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New member
Status: New idea

I do not see any difference between writing passwords in a piece of paper vs saving passwords in the browser in its default unencrypted form without master password. In fact I would say writing password in a piece of paper becomes a bit more secure compared to saving passwords in the browser because you can at least be responsible enough to hide that piece of paper in a safe compared to passwords saved in your browser which is always two clicks away.


Someone with two cents of security needs can use master password to encrypt the password but it is not what majority do. For majority of people, their passwords is just in the Passwords option in the hamburger menu. This can definitely be improved.

There are two easy ways to set it up I see,

1: Make master password mandatory and warn the user they cannot forget it. If they do not provide master password, they cannot save passwords in the browser, as easy as that.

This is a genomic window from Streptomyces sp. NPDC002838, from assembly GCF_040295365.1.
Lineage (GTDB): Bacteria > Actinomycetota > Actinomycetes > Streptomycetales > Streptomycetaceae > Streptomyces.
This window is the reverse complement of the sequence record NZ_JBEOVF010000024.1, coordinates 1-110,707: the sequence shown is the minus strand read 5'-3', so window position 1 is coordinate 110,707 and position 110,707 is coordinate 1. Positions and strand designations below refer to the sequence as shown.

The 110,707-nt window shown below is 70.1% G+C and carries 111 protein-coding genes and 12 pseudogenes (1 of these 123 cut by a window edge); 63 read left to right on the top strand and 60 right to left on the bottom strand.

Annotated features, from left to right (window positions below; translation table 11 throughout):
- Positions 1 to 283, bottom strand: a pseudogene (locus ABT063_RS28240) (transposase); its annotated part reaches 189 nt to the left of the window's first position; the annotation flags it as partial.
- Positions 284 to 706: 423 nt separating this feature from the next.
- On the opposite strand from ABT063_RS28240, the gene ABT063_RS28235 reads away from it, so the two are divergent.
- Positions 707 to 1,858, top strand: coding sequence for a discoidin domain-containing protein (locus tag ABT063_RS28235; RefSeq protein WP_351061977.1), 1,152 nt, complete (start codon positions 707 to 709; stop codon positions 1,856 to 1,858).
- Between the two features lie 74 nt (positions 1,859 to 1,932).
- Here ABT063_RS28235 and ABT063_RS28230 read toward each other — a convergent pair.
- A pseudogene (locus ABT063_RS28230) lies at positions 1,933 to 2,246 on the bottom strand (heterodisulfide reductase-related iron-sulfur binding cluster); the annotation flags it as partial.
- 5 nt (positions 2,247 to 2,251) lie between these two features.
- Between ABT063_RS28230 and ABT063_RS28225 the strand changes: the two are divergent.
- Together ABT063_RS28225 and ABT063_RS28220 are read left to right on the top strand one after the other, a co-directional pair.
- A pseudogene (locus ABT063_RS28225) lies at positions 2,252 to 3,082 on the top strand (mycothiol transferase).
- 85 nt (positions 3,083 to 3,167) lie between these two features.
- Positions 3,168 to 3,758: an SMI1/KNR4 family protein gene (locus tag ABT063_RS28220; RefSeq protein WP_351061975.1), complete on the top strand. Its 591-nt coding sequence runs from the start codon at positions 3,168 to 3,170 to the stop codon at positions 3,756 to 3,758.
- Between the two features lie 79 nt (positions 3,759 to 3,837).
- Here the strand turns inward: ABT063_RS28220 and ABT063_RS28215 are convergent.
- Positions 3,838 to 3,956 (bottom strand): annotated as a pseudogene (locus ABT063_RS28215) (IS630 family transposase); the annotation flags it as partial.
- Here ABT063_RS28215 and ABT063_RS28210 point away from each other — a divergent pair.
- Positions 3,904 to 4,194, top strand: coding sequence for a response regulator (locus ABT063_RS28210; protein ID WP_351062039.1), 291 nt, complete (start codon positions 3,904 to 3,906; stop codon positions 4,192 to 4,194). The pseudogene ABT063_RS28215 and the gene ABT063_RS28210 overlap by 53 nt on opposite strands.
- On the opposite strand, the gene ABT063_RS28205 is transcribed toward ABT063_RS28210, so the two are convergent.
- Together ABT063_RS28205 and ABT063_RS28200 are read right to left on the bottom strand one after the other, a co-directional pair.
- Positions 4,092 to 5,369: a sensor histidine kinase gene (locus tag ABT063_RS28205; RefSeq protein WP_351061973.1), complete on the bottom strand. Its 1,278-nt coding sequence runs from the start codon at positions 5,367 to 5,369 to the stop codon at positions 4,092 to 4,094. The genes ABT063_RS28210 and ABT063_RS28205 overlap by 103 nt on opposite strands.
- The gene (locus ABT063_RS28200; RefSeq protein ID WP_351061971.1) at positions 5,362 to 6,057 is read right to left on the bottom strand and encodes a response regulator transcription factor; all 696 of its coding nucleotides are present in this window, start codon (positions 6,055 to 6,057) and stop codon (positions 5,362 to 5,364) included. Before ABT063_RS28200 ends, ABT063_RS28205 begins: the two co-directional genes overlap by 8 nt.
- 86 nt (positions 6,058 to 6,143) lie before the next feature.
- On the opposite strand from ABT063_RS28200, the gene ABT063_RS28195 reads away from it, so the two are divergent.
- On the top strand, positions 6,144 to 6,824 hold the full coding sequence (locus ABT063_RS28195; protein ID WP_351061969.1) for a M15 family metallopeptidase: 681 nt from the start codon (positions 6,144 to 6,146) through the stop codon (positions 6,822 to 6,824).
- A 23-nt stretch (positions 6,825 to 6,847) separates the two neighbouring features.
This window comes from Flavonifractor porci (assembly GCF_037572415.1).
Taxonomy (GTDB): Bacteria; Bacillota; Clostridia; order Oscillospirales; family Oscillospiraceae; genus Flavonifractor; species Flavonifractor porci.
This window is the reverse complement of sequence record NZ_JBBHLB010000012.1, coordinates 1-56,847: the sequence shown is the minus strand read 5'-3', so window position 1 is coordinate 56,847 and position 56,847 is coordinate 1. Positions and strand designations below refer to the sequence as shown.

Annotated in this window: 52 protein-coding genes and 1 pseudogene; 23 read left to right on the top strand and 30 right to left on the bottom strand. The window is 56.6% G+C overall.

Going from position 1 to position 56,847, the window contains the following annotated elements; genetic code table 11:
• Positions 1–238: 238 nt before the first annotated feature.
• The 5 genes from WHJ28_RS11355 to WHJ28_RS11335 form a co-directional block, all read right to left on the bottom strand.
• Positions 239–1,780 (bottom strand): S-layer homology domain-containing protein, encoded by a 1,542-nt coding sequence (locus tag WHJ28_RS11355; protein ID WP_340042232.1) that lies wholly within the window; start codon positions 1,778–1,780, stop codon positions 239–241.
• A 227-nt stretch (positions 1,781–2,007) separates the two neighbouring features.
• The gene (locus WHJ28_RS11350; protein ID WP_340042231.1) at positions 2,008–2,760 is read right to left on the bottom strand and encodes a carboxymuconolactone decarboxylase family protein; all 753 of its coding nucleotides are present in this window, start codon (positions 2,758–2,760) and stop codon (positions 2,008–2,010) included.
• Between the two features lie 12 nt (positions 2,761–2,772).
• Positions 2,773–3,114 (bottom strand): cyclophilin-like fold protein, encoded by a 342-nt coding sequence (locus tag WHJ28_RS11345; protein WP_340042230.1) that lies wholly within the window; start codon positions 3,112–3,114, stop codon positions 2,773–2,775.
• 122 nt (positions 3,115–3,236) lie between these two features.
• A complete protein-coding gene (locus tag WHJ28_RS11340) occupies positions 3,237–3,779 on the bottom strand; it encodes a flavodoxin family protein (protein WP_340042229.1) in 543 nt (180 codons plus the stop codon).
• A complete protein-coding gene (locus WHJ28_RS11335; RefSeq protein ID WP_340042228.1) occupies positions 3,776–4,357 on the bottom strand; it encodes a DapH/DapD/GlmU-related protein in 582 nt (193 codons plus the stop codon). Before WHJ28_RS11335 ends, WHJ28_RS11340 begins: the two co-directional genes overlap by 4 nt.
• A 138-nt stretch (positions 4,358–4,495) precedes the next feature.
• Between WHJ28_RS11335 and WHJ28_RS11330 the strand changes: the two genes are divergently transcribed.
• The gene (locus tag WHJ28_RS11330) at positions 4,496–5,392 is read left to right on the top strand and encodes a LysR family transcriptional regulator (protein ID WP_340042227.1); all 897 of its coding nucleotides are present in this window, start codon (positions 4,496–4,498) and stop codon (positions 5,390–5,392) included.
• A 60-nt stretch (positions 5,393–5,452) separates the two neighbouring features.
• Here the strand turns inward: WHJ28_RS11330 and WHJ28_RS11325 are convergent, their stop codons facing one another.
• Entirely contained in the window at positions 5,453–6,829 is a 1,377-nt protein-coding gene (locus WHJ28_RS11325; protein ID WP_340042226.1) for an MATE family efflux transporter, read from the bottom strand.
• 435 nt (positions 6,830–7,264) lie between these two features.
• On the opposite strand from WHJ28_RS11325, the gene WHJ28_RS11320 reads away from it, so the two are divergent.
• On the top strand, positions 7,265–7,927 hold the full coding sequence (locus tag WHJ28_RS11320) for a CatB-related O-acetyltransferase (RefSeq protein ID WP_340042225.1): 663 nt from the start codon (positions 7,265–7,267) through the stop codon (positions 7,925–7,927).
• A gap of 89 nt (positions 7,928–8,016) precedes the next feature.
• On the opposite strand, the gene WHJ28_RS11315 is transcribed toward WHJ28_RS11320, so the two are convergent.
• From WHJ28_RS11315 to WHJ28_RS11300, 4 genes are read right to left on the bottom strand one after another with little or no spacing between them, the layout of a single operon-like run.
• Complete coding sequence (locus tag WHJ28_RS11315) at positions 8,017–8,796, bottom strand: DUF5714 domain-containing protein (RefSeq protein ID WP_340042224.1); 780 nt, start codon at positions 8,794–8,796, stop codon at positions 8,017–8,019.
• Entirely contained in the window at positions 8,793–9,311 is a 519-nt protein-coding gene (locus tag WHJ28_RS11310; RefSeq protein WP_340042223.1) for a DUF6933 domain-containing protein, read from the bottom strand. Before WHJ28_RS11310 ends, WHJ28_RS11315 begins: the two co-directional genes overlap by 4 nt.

2: Disable the option to view passwords if done in an insecure way, meaning if there is no master password present. This is not full fledged solution but will help against most normal computer users. Surely a 'hacker' can find the passwords file somewhere in the computer and open it up with notepad but that is statistically not most people

Status changed to: New idea
Community Manager
Community Manager

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Familiar face

Seems a bit daunting to completely lock Firefox's Password Saving Features behind setting up a Master Password, but it's a good idea at the very least to warn users to remember their Master Password at all costs before setting it up.

I completely agree with the OP that it's generally unwise to save passwords without a Master Password, but I'm concerned that many users would not like the change and prefer the current standard of accessibility. As for me, I use Bitwarden anyway, so I'm indifferent to how Firefox handles Passwords in my everyday browsing, so for me it's how others use Firefox that matters most.